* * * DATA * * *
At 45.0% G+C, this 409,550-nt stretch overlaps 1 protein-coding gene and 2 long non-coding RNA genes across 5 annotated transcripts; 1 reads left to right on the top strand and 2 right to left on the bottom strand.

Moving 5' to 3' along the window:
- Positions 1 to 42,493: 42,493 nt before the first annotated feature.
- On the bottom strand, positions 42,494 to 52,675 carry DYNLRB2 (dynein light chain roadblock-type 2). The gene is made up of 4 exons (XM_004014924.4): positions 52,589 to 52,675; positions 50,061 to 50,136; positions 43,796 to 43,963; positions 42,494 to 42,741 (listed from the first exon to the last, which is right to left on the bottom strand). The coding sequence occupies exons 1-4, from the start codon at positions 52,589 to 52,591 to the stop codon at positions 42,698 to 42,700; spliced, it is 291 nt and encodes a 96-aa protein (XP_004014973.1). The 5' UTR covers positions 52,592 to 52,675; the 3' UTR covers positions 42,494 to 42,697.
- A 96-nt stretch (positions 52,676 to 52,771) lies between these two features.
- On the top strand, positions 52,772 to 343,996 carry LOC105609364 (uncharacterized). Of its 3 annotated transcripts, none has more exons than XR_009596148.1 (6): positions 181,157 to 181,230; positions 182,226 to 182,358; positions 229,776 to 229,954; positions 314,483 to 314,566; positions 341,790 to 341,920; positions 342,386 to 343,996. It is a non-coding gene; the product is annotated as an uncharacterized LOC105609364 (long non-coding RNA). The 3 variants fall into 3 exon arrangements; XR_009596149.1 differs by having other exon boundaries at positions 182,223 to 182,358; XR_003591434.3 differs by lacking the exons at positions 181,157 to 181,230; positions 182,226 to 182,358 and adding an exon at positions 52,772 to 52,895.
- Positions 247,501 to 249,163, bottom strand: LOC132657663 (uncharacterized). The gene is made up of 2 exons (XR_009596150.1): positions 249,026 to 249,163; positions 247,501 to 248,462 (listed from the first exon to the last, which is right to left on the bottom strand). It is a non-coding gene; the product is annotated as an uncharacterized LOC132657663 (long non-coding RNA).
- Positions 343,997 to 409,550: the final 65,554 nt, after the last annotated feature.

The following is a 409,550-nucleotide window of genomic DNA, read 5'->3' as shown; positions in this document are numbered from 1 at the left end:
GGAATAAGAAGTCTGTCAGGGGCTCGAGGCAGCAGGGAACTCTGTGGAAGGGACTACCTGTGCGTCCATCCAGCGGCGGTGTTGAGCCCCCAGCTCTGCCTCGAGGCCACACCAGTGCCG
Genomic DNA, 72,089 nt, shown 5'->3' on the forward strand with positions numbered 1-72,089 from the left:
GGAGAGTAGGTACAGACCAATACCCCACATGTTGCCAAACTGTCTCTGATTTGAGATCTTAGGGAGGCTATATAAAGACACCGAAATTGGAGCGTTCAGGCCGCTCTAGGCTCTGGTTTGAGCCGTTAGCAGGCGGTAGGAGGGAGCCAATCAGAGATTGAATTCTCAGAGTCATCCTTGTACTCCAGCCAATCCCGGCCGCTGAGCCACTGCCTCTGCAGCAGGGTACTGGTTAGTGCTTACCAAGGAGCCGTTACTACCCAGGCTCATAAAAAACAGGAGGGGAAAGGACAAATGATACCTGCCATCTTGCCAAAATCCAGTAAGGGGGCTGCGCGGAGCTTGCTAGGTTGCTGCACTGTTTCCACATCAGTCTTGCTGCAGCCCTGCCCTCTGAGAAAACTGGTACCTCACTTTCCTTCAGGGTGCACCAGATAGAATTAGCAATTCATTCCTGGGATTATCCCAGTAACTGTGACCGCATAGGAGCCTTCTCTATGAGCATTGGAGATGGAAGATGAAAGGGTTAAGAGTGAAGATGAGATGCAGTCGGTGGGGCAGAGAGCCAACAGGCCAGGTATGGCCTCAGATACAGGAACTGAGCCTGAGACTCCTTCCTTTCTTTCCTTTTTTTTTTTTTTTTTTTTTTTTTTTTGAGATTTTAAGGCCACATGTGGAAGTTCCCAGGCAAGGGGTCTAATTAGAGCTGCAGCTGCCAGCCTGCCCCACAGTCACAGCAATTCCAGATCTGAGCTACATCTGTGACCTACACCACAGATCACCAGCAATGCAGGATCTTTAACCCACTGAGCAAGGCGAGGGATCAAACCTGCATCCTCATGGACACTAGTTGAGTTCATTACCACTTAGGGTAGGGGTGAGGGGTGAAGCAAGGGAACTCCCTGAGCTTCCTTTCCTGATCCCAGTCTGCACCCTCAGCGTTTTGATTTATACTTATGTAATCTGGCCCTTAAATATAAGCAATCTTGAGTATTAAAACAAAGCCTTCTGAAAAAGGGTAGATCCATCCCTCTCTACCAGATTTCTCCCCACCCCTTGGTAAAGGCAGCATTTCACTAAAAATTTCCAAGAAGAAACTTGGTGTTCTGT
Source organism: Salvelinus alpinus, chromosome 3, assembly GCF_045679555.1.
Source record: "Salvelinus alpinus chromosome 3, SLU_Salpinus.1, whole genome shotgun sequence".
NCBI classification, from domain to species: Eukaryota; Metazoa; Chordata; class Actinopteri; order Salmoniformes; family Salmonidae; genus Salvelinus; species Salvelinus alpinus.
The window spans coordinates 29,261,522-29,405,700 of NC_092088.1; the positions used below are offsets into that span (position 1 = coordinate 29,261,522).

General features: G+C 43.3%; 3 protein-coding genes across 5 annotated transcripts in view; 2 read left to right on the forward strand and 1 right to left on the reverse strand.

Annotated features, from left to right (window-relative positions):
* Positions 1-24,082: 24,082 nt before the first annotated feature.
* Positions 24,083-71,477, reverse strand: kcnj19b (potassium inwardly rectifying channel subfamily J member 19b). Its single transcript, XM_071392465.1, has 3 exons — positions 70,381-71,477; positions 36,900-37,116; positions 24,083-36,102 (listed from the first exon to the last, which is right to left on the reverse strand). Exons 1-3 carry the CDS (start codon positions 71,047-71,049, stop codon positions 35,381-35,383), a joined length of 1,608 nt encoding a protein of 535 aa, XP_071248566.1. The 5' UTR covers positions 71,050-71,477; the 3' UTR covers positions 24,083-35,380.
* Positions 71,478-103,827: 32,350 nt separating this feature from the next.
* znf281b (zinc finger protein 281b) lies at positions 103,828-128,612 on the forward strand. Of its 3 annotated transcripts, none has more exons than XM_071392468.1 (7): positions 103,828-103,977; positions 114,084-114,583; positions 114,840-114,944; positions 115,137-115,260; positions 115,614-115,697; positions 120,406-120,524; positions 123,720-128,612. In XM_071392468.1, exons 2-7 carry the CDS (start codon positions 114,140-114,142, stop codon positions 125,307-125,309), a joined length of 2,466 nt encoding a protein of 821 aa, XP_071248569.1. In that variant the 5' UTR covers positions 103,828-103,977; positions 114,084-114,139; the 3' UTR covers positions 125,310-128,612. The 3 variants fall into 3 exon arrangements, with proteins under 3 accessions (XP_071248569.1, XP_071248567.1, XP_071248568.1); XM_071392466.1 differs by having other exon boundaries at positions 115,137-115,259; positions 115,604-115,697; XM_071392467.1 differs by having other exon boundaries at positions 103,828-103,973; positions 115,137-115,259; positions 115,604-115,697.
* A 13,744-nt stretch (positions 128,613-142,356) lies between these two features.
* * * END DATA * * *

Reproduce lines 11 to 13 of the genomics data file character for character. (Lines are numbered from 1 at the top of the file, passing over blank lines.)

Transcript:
Genomic DNA, 72,089 nt, shown 5'->3' on the forward strand with positions numbered 1-72,089 from the left:
GGAGAGTAGGTACAGACCAATACCCCACATGTTGCCAAACTGTCTCTGATTTGAGATCTTAGGGAGGCTATATAAAGACACCGAAATTGGAGCGTTCAGGCCGCTCTAGGCTCTGGTTTGAGCCGTTAGCAGGCGGTAGGAGGGAGCCAATCAGAGATTGAATTCTCAGAGTCATCCTTGTACTCCAGCCAATCCCGGCCGCTGAGCCACTGCCTCTGCAGCAGGGTACTGGTTAGTGCTTACCAAGGAGCCGTTACTACCCAGGCTCATAAAAAACAGGAGGGGAAAGGACAAATGATACCTGCCATCTTGCCAAAATCCAGTAAGGGGGCTGCGCGGAGCTTGCTAGGTTGCTGCACTGTTTCCACATCAGTCTTGCTGCAGCCCTGCCCTCTGAGAAAACTGGTACCTCACTTTCCTTCAGGGTGCACCAGATAGAATTAGCAATTCATTCCTGGGATTATCCCAGTAACTGTGACCGCATAGGAGCCTTCTCTATGAGCATTGGAGATGGAAGATGAAAGGGTTAAGAGTGAAGATGAGATGCAGTCGGTGGGGCAGAGAGCCAACAGGCCAGGTATGGCCTCAGATACAGGAACTGAGCCTGAGACTCCTTCCTTTCTTTCCTTTTTTTTTTTTTTTTTTTTTTTTTTTTGAGATTTTAAGGCCACATGTGGAAGTTCCCAGGCAAGGGGTCTAATTAGAGCTGCAGCTGCCAGCCTGCCCCACAGTCACAGCAATTCCAGATCTGAGCTACATCTGTGACCTACACCACAGATCACCAGCAATGCAGGATCTTTAACCCACTGAGCAAGGCGAGGGATCAAACCTGCATCCTCATGGACACTAGTTGAGTTCATTACCACTTAGGGTAGGGGTGAGGGGTGAAGCAAGGGAACTCCCTGAGCTTCCTTTCCTGATCCCAGTCTGCACCCTCAGCGTTTTGATTTATACTTATGTAATCTGGCCCTTAAATATAAGCAATCTTGAGTATTAAAACAAAGCCTTCTGAAAAAGGGTAGATCCATCCCTCTCTACCAGATTTCTCCCCACCCCTTGGTAAAGGCAGCATTTCACTAAAAATTTCCAAGAAGAAACTTGGTGTTCTGT
Source organism: Salvelinus alpinus, chromosome 3, assembly GCF_045679555.1.